Haiti officials charge 10 Americans with kidnapping children

[JURIST] Haitian authorities charged ten US citizens Thursday with kidnapping 33 children. The Americans, many of whom were from the Idaho-based New Life Children's Refuge [BBC profile], were arrested [JURIST report] last week for attempting to take the children across the Haitian border into the Dominican Republic where the group claimed it hoped to start an orphanage. Haitian authorities claim, however, that many of the children were not orphans, but given up by their parents to the missionaries who promised a better life for the children. Group-leader Laura Silsby denied [Idaho Statesman report] Haitian authorities' claims that the group intended to put some of the children up for adoption. The ten were each charged with one count of kidnapping [AP report] and one count of criminal association. Lawyer Edwin Coq, who is representing the group, said that prison conditions were sub-standard and that his clients were not receiving adequate food and water. If convicted, the missionaries face up to 24 years in prison.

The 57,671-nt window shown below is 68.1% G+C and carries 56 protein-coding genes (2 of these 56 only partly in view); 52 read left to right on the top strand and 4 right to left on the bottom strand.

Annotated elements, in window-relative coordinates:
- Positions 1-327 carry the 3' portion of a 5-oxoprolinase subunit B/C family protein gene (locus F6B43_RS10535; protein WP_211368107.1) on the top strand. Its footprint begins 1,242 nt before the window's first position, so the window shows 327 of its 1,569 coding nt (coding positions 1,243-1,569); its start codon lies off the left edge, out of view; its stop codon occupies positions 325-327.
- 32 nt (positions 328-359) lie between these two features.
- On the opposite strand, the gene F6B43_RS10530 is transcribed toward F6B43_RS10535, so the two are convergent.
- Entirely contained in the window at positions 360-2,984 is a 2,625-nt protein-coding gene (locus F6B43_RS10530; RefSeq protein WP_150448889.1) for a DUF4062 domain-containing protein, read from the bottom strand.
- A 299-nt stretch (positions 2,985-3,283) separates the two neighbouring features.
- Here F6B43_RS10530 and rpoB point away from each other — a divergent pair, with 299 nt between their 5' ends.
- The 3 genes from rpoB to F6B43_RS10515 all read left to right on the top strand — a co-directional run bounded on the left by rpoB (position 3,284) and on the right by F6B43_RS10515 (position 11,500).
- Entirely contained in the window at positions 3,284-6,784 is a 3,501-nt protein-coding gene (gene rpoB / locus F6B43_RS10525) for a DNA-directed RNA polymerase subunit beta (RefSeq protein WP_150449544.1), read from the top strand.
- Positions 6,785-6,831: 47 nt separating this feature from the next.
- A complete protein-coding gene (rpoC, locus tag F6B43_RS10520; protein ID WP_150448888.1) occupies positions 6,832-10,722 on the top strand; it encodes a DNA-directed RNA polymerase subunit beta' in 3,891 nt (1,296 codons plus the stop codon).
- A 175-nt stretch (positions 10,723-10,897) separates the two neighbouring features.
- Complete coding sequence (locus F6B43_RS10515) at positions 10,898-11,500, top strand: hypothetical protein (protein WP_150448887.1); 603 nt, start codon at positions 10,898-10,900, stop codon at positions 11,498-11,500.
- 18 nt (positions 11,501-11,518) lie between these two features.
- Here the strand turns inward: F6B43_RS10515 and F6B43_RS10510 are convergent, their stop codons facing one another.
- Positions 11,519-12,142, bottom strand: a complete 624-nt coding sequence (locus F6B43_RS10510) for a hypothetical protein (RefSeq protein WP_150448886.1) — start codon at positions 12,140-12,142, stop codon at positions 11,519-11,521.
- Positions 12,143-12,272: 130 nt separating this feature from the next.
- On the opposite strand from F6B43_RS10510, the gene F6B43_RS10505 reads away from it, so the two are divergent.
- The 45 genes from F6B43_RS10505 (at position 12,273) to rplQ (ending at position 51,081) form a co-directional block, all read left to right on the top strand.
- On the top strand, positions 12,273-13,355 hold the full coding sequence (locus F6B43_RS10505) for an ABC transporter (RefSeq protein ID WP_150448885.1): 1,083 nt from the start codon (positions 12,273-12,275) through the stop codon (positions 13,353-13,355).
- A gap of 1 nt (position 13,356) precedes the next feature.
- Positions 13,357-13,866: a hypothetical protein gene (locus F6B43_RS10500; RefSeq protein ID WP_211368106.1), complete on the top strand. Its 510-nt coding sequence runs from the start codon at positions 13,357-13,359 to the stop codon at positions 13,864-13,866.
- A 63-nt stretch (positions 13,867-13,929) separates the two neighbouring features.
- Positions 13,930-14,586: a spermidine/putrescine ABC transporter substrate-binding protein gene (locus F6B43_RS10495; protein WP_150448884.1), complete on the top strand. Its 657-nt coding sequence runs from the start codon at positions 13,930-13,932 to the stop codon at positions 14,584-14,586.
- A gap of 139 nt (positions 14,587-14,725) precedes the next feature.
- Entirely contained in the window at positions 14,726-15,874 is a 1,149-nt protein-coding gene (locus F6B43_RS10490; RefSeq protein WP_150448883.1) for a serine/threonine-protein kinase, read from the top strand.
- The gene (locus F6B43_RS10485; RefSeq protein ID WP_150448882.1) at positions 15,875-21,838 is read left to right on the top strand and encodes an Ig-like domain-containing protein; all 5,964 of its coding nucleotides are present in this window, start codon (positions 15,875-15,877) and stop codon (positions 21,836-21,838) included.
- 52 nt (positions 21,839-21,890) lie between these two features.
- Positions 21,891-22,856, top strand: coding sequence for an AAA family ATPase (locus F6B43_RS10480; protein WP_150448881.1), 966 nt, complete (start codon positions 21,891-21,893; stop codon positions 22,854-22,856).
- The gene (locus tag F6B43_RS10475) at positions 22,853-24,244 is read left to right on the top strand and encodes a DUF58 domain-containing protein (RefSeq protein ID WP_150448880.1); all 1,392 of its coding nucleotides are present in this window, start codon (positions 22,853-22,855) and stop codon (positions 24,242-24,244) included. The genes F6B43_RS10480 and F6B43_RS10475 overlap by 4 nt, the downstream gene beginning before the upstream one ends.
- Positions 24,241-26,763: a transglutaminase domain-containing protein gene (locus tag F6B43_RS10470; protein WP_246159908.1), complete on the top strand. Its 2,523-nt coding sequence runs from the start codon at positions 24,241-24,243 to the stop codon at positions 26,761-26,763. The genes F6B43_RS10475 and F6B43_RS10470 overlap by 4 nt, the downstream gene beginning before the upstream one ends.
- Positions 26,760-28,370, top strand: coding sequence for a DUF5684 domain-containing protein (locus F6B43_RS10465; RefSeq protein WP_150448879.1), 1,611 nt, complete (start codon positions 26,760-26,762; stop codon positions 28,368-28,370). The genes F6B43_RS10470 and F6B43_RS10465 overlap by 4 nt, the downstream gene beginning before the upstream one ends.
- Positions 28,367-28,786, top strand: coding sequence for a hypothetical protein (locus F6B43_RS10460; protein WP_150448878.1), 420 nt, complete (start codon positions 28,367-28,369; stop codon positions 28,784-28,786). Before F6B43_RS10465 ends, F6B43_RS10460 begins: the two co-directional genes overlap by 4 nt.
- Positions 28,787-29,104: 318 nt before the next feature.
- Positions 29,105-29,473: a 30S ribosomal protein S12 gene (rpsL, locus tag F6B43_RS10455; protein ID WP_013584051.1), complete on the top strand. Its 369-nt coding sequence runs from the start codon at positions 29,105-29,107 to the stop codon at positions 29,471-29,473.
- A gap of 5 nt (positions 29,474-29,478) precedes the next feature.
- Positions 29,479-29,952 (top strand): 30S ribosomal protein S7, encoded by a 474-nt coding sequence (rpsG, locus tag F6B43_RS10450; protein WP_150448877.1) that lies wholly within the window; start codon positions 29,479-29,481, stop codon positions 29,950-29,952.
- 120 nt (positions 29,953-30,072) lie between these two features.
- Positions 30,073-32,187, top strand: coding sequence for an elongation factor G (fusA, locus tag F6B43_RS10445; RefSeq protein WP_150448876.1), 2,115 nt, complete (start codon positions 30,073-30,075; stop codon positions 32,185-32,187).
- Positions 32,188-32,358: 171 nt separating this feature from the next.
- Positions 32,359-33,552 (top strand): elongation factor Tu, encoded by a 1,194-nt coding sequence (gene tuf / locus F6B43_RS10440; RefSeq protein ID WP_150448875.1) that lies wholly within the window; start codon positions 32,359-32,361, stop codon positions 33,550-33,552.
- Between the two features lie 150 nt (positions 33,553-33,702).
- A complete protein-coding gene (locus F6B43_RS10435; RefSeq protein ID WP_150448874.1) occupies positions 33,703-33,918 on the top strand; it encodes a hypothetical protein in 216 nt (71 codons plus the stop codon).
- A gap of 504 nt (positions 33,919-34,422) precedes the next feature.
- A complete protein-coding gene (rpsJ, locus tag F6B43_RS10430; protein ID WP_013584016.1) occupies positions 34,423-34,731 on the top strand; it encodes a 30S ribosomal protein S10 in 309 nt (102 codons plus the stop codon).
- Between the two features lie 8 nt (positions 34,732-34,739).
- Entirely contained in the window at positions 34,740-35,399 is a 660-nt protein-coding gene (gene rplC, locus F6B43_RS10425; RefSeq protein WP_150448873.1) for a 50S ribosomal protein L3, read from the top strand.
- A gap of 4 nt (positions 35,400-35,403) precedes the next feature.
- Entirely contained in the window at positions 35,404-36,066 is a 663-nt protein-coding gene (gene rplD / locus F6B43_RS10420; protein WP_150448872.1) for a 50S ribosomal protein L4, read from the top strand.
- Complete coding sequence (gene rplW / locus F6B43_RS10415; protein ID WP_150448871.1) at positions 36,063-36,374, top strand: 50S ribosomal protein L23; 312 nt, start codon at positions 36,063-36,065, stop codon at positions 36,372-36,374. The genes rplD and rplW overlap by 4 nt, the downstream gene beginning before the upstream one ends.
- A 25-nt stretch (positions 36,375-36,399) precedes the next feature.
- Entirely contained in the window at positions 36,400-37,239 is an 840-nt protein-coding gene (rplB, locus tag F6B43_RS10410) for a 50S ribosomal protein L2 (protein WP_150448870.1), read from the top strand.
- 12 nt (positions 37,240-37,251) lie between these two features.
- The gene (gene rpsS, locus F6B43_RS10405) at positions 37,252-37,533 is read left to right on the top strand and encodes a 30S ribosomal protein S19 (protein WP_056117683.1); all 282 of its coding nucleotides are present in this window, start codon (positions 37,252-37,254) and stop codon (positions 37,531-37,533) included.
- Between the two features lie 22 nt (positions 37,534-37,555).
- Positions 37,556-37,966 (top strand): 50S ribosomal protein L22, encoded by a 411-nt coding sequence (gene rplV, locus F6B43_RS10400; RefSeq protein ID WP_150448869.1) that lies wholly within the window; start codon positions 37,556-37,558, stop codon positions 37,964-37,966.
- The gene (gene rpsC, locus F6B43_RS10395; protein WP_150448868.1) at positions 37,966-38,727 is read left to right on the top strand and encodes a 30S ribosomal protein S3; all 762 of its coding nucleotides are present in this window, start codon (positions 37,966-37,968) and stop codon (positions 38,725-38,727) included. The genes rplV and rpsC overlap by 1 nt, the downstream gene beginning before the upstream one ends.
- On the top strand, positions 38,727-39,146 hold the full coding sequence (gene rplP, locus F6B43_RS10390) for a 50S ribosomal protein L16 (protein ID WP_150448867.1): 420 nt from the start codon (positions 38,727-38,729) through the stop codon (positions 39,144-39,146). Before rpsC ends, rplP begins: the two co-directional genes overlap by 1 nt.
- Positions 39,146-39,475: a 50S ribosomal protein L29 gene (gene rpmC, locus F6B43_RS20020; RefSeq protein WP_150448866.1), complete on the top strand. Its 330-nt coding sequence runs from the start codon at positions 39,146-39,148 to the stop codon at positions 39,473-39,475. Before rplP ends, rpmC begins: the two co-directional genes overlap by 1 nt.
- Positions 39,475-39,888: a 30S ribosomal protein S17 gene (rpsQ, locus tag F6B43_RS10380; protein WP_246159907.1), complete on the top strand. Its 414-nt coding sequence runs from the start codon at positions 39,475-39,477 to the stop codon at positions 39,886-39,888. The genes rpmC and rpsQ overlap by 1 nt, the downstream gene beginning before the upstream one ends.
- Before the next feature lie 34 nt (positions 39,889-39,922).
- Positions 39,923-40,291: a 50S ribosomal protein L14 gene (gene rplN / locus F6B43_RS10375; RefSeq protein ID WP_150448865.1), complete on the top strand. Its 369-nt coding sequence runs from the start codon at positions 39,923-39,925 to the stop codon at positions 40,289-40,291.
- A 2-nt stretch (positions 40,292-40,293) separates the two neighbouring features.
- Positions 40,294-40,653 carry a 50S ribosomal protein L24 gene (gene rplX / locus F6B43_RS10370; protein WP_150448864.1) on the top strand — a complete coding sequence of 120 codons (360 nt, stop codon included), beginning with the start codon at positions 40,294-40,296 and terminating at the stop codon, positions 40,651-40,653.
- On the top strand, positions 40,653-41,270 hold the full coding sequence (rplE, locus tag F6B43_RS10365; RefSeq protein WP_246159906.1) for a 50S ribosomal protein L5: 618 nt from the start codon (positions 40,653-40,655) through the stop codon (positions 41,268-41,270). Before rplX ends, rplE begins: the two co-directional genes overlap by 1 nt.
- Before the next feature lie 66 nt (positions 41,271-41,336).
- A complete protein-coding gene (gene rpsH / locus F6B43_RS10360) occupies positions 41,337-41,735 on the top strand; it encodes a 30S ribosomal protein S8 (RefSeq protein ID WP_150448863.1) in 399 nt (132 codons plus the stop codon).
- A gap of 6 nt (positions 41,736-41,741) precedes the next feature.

Last week, UN High Commissioner for Human Rights Navi Pillay [official profile] said that strengthening human rights [JURIST report] is an integral part of the rebuilding process in Haiti. In her remarks, Pillay mentioned the role that the inhumane living conditions may have had in the high casualty numbers resulting from the January 12 earthquake [NYT backgrounder; JURIST news archive], placing blame on the regime of Francois Duvalier [BBC profile] for those conditions. Last month, US President Barack Obama signed a bill [JURIST report] that will allow US citizens to claim donations to Haitian relief efforts as a deduction on their 2009 tax returns. Secretary of Homeland Security Janet Napolitano [official profile] announced that Haitian nationals present in the US before the earthquake will be given temporary protected status and will not be deported for the next 18 months, but Haitian refugees who arrive in the US illegally will be sent back to their home country [JURIST reports]. The US has also granted humanitarian parole to Haitian orphans [JURIST report] to allow them to enter the US for medical treatment. The 7.0 magnitude earthquake caused massive damage to property and infrastructure in Haiti, and the death toll has been estimated at 150,000.

 

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